Some years ago aliens crashed landed in Johannesburg. Despite their insistence that they were there in peace, officials deemed it necessary to contain them on Earth. Soon, the "prawns" as they are named, are relocated from their ship to a camp below.
Citizens are outraged that the prawns live so close to their homes and a group is assembled to move the aliens once again. Should they resist, mercenaries with flamethrowers and guns will assist them. Wikus van der Merwe (Sharlto Copley) is a blissfully unaware bureaucrat set about earning his way up the government ladder by evicting the "prawns" from their reservation in Africa.
Whether it was a matter of hubris, or irony, while casting aliens out of their homes, Wikus contracts a mysterious virus that begins changing his DNA. Once that information spreads, Wikus very quickly becomes the most valuable man in the world, as well as the most hunted. In his DNA lies the key to unlocking the secrets of alien technology that could make some arms manufactures very, very wealthy. Fighting for his life, there is only one place left for him to hide: District 9.
One of the aliens, named Christopher Johnson takes pity on Wikus and attempts to help him regain his former form. Johnson is not one of the mindless droves chasing cat food from local markets. Through Christopher Johnson and his son we are able to see past the unfriendly appearance of the "prawns" and sympathize.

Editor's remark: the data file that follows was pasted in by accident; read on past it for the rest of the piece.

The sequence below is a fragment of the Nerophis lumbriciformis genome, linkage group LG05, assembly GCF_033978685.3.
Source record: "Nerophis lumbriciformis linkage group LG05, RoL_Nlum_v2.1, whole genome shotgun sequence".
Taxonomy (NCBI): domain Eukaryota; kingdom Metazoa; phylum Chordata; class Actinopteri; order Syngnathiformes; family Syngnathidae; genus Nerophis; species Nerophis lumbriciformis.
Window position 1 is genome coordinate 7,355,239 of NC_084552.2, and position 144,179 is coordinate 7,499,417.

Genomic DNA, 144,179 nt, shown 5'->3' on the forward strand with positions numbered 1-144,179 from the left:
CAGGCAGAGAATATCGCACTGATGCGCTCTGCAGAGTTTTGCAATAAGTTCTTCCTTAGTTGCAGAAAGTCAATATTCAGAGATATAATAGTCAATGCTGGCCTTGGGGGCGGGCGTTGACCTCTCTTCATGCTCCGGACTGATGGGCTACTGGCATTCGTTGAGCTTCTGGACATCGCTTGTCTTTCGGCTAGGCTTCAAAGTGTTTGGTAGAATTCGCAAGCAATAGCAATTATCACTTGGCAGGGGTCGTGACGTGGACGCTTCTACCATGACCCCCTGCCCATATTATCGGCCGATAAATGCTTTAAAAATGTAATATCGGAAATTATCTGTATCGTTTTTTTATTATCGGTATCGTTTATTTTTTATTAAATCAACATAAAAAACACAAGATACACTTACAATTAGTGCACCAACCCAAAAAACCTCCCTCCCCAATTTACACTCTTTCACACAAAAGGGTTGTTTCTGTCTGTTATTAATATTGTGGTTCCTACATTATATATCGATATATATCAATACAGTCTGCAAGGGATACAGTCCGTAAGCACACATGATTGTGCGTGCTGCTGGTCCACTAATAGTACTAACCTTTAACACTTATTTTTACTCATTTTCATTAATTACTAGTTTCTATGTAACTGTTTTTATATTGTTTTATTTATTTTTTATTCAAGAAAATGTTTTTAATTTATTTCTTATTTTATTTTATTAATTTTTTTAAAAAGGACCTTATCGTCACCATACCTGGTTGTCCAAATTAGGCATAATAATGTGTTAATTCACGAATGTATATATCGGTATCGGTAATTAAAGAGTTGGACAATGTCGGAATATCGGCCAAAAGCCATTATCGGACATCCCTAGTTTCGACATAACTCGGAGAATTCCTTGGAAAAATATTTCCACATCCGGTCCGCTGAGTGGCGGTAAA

Quickly the audience discovers that in the quest for gaining unimaginable wealth from selling the prawns' technology that we have become less human than the beings we are trying to exterminate. District 9 is unusual, in it's approach of setting the viewer on the side of the aliens. Sure E.T. was also pro-alien, but not to the extent that one roots actively for the destruction of man.
Like all good science fiction District 9 gleans real-world implications from the allegory onscreen. If the conflict captured verite-style between aliens and humans seems reminiscent of the horrors of current immigration woes, it's not a coincidence. Director Neill Blomkamp put it there deliberately, however the allegory is sometimes too on the nose.
More frustrating is that Blomkamp's film transitions from sci-fi to mindless action flick during the film's third act. It is too bad that Blomkamp didn't continue along the lines of District 9's first two acts instead of venturing into Michael Bay territory with pig-launching robots. Still, District 9 is worthy of the adaptation from short film to feature.